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The 35-Hour Working Week

10:35, 22/1/2020

Home » News & Knowledge » The 35-Hour Working Week

At present, a large number of employees across the United Kingdom are essentially overworked, and underpaid. It is also becoming more apparent that working families are struggling to keep up with the costs of basic living.

 

The financial and physical and emotional implications of this can be significant and as such this can reportedly cause and/or contribute towards a person suffering from a work-related psychiatric injury.

In order to address this situation, a suggestion was previously put to parliament that full-time employees of the United Kingdom be allowed to work fewer hours (35 a week), without having to take a pay cut.

 

35-Hour Working Week

 

France and the 35-hour working week

Although this proposal has not been passed in the UK to date, there are notable benefits to a four-day (35 hour)  working week, which was first introduced to France 1998.

The French claim that a 35-hour working week is advantageous in the following ways:  

1) The 35-hour working week was allegedly responsible for a spike in France’s high productivity after 1998, with employees claiming to feel more motivated, having an improved work life balance.

2) With a new and improved work life balance, Employees reported:

  • Being able to collect their children from school, prevented them relying upon grandparents to do this for them, thus relieving pressure and reducing stress levels of other family members.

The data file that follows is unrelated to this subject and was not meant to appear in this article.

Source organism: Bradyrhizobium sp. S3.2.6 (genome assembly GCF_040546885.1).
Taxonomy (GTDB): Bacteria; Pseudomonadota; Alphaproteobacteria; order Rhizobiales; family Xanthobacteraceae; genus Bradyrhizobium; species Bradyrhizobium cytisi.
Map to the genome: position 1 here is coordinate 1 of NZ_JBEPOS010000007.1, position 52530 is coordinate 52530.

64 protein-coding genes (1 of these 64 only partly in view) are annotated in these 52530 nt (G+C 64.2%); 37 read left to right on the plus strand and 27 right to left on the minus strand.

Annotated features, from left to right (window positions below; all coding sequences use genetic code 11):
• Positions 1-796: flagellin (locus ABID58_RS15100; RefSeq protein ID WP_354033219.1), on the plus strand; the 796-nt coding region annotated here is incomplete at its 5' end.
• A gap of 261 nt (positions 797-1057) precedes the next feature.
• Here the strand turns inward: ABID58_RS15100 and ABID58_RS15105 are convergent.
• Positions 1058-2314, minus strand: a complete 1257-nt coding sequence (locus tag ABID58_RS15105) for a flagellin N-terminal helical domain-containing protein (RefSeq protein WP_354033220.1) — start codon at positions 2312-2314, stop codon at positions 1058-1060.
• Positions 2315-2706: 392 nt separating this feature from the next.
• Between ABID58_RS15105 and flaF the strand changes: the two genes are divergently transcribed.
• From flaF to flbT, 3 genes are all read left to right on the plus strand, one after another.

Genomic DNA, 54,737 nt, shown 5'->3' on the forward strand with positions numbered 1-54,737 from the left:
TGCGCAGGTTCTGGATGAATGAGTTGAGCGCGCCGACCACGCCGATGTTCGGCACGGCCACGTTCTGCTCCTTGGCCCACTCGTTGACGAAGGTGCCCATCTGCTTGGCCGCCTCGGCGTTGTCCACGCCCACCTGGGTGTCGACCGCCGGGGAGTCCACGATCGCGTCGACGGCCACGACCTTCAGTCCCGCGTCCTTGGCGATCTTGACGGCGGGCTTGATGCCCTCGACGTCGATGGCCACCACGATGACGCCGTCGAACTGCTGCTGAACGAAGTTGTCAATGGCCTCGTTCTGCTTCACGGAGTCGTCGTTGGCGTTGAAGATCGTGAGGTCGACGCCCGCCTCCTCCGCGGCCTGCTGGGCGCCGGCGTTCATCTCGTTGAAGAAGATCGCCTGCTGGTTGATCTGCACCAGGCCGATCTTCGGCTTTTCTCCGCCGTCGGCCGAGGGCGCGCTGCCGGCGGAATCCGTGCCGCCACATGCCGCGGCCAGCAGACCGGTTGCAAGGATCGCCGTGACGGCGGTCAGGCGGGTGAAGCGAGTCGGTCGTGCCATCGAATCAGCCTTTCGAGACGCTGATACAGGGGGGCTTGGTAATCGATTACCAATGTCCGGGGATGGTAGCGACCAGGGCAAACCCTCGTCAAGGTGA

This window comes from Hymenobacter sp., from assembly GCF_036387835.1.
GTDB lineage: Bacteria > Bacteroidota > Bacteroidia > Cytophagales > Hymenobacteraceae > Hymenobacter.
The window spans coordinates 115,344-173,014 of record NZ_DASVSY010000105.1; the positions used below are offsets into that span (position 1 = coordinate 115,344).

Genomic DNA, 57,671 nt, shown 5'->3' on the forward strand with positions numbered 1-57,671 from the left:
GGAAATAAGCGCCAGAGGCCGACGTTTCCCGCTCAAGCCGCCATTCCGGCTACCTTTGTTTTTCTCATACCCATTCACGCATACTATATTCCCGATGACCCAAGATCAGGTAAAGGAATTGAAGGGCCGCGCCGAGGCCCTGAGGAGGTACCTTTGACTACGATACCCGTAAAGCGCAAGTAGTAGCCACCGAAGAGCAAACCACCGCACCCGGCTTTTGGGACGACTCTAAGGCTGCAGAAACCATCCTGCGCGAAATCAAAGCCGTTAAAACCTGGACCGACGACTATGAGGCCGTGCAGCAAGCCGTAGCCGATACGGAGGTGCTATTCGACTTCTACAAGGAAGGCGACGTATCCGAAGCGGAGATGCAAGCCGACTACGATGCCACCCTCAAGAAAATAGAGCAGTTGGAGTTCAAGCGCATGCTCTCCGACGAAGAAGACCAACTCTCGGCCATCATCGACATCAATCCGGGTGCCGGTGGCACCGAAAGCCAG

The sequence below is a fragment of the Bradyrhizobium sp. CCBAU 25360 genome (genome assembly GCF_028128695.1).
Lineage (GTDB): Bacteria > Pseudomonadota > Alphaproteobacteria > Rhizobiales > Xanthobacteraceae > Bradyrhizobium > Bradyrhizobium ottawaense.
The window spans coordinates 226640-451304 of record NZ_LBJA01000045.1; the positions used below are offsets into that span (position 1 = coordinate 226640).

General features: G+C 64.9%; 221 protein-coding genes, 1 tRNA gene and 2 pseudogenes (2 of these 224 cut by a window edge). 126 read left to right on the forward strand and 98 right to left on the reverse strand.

• Feeling refreshed and alert as a result of working less.
  • Increased levels of happiness, and decreased levels of stress.
  • Being able to spend more time with their children and have more time to enjoy recreational activities.

3) Where families had relied upon childcare, reduced hours, meant that there was a significant reduction in child care fees over the course of a month. This helped to elevate some of the financial pressure and stress endured by some working families, allowing additional funds to be used for other household essentials or family days out.

4) The 35-hour weekly contract generally speaking prevented employees from working insanely long and unpredictable hours, as contracts tended to be on a more fixed and specific basis.

5) Consequently, there is also a theory that suggests the 35-hour working week led to the French generally adopting less materialistic values.

 

work stress

 

Although the 35-hour working week appeared to have a positive effect on relieving stress in an increasingly beneficial work-life balance amongst employees, the reported disadvantages of a 35-hour working week contract were noted to be as follows:

1) The 35-hour working week was reported as being too rigid in some cases.

  • Where some employees on occasion requested to work overtime, their employers refused, stating that they would not pay the employee to do any more work they needed or wanted to do outside of the provisions of their 35 hours a week contract. This, therefore, has the potential to affect an employee’s wellbeing, when the option of earning additional funds that they may have previously had is no longer available to them.
  • Due to the flexibility already afforded to Employees as part of the 35-hours a week contract, employers were less inclined to grant additional time off for appointments, etc, even when employees offered to work the additional time back at an alternative time or date.

2) Others blamed the 35-hour working week as the cause of France’s economic problems.

 

In summary

Although what has been reported to date would suggest that the 35-hour working week did decrease levels of stress, in terms of not being as overworked and increasing the prospects of maintaining a successful work-life balance, new potential stressors may mean that the 35-hour week isn’t suitable for everyone.

 

WHAT TO DO NEXT

If you are suffering from stress at work due to bullying, excessive workload or any other factor and your employer isn’t listening, get in touch today for a free initial consultation. Choose one of the methods on the right-hand side of this page, or call us on 0113 200 9720 to find out how we can help you.

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